On the move.

This morning was very calm. This screen grab from the Detroit Michigan National Weather Service radar shows circles, or rings, at the top centre, just right of centre, bottom centre, and a small, partial one at bottom, right of centre.

The radar picked up – hundreds of thousands? millions? – of birds fanning out from these overnight roosting areas, on the move and looking for food, fattening up for migration.

First visit.

I happened to be sitting on the deck when this Baltimore Oriole made its first visit of the season to my backyard hummingbird feeder, which it prefers to the larger oriole feeder.

Tundra Swans.

Tundra Swans gather by the thousands in the corn- and potato-fields near Grand Bend Ontario as they start their journey to their nesting grounds in the far north.

Were fortunate to be able to detour last weekend to see the swans. It was an overcast day with light snow falling. These two commuted from a field on one side of the road we observed from, to a field on the other side of the road.

Spring is here.

Tundra Swans are on the move. I drove by a field and hundreds were flying, standing, resting.

Spring is here. I’m blessed to witness its arrival.

On the move

Migratory birds are on the move here. Robins are no linger tut-tutting, killdeer are scarce, have not seen or heard orioles and grosbeaks for a while.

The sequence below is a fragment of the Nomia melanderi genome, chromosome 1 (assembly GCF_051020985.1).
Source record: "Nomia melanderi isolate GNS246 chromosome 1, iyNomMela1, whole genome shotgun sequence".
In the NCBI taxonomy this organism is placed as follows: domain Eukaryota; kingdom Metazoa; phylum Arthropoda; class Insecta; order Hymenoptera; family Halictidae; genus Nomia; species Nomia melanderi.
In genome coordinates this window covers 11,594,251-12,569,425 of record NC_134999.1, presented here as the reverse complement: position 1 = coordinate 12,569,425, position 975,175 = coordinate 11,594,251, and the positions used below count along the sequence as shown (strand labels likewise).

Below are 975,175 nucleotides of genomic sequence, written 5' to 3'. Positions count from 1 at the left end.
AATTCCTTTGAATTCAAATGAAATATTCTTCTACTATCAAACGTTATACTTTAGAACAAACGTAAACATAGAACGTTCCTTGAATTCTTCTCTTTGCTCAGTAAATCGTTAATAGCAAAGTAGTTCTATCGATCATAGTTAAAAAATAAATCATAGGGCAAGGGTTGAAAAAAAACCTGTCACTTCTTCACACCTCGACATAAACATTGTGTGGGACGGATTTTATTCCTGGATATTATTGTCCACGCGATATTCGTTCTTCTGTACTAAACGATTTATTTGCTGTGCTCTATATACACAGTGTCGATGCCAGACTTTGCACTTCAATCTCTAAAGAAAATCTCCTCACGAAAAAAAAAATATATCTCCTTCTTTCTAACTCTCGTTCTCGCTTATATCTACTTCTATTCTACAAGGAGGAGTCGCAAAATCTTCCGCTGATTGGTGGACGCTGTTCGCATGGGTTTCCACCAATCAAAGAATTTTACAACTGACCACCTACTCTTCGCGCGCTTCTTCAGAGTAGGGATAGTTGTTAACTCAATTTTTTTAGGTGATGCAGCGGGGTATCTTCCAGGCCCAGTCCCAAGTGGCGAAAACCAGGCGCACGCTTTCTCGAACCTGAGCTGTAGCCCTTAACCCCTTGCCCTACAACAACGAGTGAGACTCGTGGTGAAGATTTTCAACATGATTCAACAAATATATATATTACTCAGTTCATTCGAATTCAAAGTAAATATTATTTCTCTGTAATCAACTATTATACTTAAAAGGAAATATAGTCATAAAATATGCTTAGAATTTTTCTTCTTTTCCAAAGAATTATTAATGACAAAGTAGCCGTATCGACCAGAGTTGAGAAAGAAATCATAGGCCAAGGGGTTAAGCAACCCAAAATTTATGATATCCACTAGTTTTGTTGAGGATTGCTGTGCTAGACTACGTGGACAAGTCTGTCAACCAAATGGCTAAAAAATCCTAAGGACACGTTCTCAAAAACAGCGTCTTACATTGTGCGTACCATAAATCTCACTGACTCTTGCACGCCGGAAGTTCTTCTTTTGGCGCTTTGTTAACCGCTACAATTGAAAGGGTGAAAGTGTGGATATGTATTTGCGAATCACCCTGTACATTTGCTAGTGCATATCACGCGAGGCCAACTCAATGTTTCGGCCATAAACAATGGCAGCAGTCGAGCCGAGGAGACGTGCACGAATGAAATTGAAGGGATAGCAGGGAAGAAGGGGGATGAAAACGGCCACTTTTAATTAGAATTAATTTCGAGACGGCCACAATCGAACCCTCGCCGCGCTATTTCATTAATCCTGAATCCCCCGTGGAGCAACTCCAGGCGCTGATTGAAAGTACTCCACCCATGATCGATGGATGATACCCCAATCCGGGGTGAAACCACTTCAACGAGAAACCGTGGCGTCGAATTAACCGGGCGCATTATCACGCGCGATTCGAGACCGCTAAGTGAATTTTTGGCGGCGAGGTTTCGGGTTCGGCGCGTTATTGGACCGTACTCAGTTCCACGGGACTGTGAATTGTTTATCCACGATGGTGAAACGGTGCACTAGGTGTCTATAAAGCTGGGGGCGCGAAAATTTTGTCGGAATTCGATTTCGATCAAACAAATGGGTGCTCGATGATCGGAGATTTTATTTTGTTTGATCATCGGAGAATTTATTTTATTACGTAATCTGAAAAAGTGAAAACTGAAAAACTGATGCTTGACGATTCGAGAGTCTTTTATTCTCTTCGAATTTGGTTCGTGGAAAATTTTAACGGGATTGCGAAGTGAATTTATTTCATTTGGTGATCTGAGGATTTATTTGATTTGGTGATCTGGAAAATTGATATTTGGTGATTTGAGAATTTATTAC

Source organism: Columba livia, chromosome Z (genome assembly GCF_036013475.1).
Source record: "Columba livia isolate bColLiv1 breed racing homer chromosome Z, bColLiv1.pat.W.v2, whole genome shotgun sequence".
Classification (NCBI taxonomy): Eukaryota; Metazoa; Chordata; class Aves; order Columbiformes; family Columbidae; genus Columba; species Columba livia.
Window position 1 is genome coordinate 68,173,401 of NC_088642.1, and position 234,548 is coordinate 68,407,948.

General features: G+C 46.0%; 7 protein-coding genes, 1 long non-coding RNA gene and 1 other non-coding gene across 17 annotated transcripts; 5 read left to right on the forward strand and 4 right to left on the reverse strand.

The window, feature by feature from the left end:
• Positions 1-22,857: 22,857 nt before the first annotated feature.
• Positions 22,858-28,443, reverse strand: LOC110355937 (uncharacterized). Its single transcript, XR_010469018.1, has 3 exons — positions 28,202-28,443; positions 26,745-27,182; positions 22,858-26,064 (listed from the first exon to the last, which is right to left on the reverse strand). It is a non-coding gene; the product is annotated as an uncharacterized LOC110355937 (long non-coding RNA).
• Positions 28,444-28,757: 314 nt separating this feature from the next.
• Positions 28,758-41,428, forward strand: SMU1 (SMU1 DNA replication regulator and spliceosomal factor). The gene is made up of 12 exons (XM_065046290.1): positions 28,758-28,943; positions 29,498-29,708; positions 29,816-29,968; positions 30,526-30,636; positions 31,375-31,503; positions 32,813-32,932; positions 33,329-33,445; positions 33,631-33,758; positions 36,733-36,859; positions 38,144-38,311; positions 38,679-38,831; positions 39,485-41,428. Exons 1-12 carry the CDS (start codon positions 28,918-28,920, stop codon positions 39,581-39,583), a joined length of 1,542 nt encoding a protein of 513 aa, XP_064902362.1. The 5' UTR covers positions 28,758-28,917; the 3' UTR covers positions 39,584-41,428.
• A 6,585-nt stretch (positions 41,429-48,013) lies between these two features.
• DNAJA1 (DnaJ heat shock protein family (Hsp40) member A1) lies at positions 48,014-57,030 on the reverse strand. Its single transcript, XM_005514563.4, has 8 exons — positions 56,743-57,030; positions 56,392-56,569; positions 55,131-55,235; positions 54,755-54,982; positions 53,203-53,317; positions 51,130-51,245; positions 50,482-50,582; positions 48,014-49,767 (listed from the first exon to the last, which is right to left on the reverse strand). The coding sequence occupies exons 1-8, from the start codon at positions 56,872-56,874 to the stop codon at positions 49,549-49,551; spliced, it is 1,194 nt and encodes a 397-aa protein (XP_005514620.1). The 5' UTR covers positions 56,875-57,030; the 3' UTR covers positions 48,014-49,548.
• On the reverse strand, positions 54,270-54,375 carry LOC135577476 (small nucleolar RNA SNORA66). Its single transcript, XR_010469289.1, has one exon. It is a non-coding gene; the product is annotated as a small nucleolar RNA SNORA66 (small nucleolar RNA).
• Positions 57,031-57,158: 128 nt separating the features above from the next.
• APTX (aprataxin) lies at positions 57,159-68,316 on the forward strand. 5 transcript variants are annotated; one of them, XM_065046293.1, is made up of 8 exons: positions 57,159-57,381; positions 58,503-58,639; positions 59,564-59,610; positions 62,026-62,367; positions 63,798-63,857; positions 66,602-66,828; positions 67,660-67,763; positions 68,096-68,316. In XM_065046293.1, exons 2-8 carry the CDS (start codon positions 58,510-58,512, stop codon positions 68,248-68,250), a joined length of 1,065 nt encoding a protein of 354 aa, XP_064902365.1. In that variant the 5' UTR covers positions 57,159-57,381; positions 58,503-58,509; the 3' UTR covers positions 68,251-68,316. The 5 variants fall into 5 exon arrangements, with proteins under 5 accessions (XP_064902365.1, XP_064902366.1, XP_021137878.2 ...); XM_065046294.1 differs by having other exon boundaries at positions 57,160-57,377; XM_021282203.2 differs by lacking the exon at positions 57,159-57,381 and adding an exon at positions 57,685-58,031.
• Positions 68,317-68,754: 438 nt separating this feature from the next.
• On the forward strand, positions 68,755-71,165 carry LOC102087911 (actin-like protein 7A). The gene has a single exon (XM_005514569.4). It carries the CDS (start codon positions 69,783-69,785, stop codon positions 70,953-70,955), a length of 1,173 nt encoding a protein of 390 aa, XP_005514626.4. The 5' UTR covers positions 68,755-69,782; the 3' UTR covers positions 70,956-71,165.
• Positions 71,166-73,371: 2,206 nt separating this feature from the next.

On a recent grey and gloomy day, during an outing that took me to the north shore of Lake Erie, I saw this group of Turkey vultures on the move, headed west along the lake shore to the nearest way around the lake instead of over it. Such graceful birds.

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Squadron

During a recent trip to Windsor we took the scenic route, travelling on Highway 3. Route 3 rarely strays far from the Lake Erie shore. Since this is migrating season we were privileged to see hundreds of migrating Turkey Vultures including and this squadron of 17 individuals. What graceful birds, swooping, soaring, and riding the wind!

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Shy

Tundra Swans, Cygnus columbianus (link to allaboutbirds.org), are majestic, breathtakingly marvellous birds to watch. As they migrate through our part of the world on their way to their breeding ground, many stop and rest in harvested corn fields. When resting they congregate in large flocks that sometimes number in the hundreds or thousands.

They are also wary of humans, flying away when we become too intrusive. I was fortunate to approach within about 100 meters. After taking this photo I withdrew to leave them in peace.

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